Franz Kafka 1883-1924
Austro-Czech short story writer, novelist, autobiographer, and diarist.
The following entry presents criticism of Kafka's short fiction works from 1995 to 2001. See also A Hunger Artist Criticism and The Metamorphosis Criticism.
One of the most acclaimed and influential twentieth-century writers, Kafka is renowned for prophetic and profoundly enigmatic stories that often portray human degradation and cruelty. In his works, Kafka presents a grotesque vision of the world in which alienated, angst-ridden individuals vainly seek to transcend their condition or pursue some unattainable goal. His fiction derives its power from his use of precise, dispassionate prose and realistic detail to relate bizarre, often absurd events, and from his probing treatment of moral and spiritual problems.
Kafka was born to financially secure Jewish parents in Prague, a prominent provincial capital of the Austro-Hungarian Empire. His father had risen from poverty to success as a businessman, and the family had been assimilated into Prague's Czech community by the time of Kafka's birth. Seeking acceptance into the German-speaking elite of the city, Kafka's father sent him to German rather than Czech schools. Despite this fact, the dichotomy between the German and Czech communities led to Kafka's early feelings of alienation. As the eldest child and only surviving son, Kafka was expected to follow a planned course in life, but beginning in childhood he considered himself a disappointment to his father and felt inadequate when compared with him. Against his own wishes, Kafka studied law at the German University in Prague, earning his doctorate in 1906. Unhappy with the prospect of a legal career, he instead accepted a position with an insurance firm in Prague. He worked there from 1908 until 1922, when the debilitating effects of tuberculosis finally forced him to retire. Kafka spent his remaining years in various sanatoriums, writing fiction until his death in Kierling, Austria, in 1924. In his will, Kafka ordered nearly all of his manuscripts burned, but Max Brod, his friend and literary executor, ignored this request and organized Kafka's writings into several posthumous publications.
Major Works of Short Fiction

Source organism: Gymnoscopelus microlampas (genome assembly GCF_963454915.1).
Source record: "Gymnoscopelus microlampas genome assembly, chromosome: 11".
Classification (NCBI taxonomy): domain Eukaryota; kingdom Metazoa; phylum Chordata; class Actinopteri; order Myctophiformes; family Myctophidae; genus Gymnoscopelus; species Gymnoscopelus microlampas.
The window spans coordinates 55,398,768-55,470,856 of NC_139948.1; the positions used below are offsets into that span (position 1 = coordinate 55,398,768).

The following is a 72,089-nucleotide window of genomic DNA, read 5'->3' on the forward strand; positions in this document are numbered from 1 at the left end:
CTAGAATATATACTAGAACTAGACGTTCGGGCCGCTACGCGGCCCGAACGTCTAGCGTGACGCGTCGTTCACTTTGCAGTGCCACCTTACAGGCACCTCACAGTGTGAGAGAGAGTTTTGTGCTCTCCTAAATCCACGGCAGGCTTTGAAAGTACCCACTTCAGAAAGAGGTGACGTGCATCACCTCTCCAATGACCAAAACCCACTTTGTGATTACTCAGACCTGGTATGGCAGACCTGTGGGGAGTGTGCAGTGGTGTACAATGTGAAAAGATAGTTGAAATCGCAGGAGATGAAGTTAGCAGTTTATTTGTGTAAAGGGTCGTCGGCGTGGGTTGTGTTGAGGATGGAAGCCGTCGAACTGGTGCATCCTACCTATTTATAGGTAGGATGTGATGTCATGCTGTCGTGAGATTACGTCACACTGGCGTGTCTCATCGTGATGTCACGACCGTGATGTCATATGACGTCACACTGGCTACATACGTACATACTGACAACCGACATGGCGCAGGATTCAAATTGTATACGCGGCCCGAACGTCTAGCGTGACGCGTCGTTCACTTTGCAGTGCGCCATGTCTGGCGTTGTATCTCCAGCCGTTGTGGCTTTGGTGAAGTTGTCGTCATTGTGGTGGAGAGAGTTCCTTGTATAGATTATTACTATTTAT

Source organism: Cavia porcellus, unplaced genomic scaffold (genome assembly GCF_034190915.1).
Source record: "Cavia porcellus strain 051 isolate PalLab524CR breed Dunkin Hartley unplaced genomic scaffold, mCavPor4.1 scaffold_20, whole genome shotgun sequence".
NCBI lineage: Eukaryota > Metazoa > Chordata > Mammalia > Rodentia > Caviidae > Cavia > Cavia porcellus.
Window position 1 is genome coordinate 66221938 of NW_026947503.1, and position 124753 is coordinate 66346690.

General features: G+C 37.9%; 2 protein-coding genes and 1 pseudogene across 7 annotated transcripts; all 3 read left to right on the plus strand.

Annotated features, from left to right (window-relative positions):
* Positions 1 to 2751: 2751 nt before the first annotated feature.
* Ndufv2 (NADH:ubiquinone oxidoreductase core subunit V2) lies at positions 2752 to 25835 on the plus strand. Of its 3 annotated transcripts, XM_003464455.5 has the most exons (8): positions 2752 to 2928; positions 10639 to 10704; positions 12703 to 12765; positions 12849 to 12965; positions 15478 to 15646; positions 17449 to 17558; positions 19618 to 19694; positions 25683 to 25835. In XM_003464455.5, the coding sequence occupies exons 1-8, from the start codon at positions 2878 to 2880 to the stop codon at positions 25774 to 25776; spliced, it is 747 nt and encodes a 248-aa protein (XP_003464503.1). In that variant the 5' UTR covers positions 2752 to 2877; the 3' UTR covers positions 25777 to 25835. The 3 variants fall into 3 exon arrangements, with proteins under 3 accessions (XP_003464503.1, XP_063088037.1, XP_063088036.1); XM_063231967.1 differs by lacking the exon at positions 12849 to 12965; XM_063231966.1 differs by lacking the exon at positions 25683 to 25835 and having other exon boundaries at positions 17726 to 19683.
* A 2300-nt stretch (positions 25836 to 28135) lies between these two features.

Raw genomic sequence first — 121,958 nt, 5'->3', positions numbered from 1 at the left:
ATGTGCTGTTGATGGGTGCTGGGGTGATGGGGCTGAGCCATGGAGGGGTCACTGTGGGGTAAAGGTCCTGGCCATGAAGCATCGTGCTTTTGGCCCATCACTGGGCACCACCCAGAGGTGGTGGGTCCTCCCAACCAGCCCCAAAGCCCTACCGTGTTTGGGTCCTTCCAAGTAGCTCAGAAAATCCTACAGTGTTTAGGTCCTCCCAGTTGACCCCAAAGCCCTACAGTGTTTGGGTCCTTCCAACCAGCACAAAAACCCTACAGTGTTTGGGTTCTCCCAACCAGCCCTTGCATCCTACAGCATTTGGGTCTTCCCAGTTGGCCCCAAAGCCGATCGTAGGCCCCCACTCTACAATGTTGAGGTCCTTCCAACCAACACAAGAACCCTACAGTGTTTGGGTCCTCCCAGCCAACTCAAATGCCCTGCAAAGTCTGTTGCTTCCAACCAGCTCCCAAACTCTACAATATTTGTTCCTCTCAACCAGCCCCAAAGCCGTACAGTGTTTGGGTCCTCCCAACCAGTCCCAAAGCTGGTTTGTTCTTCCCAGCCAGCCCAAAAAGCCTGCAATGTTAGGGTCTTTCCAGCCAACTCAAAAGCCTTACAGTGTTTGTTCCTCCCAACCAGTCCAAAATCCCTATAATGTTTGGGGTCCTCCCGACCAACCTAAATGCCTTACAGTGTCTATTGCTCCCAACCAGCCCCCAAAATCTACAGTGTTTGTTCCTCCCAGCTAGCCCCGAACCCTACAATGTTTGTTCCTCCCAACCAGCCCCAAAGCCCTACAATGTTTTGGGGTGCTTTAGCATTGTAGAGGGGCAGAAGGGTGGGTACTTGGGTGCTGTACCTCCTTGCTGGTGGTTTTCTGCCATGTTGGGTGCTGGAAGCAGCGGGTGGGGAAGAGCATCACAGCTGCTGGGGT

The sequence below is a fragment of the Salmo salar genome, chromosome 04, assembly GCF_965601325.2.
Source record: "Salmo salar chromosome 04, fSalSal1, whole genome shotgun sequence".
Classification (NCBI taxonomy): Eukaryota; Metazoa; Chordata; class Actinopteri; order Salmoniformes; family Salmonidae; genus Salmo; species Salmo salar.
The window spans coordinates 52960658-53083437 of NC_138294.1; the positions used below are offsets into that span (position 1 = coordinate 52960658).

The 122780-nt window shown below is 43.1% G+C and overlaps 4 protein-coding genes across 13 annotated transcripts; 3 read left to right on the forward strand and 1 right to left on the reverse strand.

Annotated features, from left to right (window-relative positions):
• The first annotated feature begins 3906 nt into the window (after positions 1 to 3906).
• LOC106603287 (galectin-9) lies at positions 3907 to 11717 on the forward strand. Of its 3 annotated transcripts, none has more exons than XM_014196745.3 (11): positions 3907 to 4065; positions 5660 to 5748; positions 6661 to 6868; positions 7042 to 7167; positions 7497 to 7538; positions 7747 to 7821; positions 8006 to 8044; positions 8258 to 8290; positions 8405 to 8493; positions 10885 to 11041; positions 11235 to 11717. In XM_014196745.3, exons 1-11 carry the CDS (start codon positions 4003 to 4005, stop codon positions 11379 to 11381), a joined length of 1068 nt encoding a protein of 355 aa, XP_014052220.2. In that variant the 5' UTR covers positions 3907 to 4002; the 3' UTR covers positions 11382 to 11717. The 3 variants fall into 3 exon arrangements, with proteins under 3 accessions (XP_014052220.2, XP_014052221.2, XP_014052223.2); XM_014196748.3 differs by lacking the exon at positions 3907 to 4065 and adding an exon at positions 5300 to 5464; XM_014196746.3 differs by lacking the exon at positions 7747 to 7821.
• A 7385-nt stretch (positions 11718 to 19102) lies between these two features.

Kafka was plagued by the discord between his vocation and literary ambitions and by his ambivalence about marriage, which he believed offered the greatest happiness, but which he feared would stifle his creativity. Some considered his relationship with Felice Bauer, to whom he was engaged twice but never married, the catalyst to a fertile period of literary production that began in 1912. During this time Kafka wrote “Das Urteil” (1913; “The Judgement”) and Die Verwandlung (1915; The Metamorphosis). Many critics cite “The Judgement” as Kafka's “breakthrough” story, the one that established his central thematic preoccupation: the conflict between father and son that produces guilt in the younger character and is ultimately reconciled through suffering and expiation. Kafka's next major work, “The Metamorphosis,” is one of the most frequently analyzed stories in world literature. This elusive work, which portrays the transformation of Gregor Samsa from a man into an insect, has inspired diverse interpretations. In 1919, Kafka published “In der Strafkolonie” (“In the Penal Colony”), which is a characteristic fantasy of psychological and physical brutality that suggests a variety of readings due to the obscure nature of the events. From 1916 to 1917, Kafka wrote a series of prose pieces, known as the “Country Doctor Cycle,” which reflects a sense of decaying order in Europe during World War I. These tales were later collected and published as Ein Landarzt (1919; The Country Doctor). The stories in the last book published by Kafka during his lifetime, Ein Hungerkunstler (1924; A Hunger Artist), depict characters whose extreme isolation represents the status of the artist in a modern industrialized world.
Kafka is ranked among the most important writers of the twentieth century for works that express modern humanity's loss of personal and collective order. His writing has inspired the term “Kafkaesque,” which has come to describe situations of psychological, social, political, and metaphysical instability and confusion that defy logical explanation and which typify Kafka's conception of humanity's absurd relationship with the universe. Although Kafka's work has elicited various critical interpretations, he himself characterized his fiction as symbolic manifestations of his “dreamlike inner life” in which he attempted to reconcile feelings of guilt and insecurity. In recent years, some critics have explored Kafka's relationship with Judaism as demonstrated by his texts. For many critics, Kafka's greatness resides in his ability to transform his private torment into universal fables.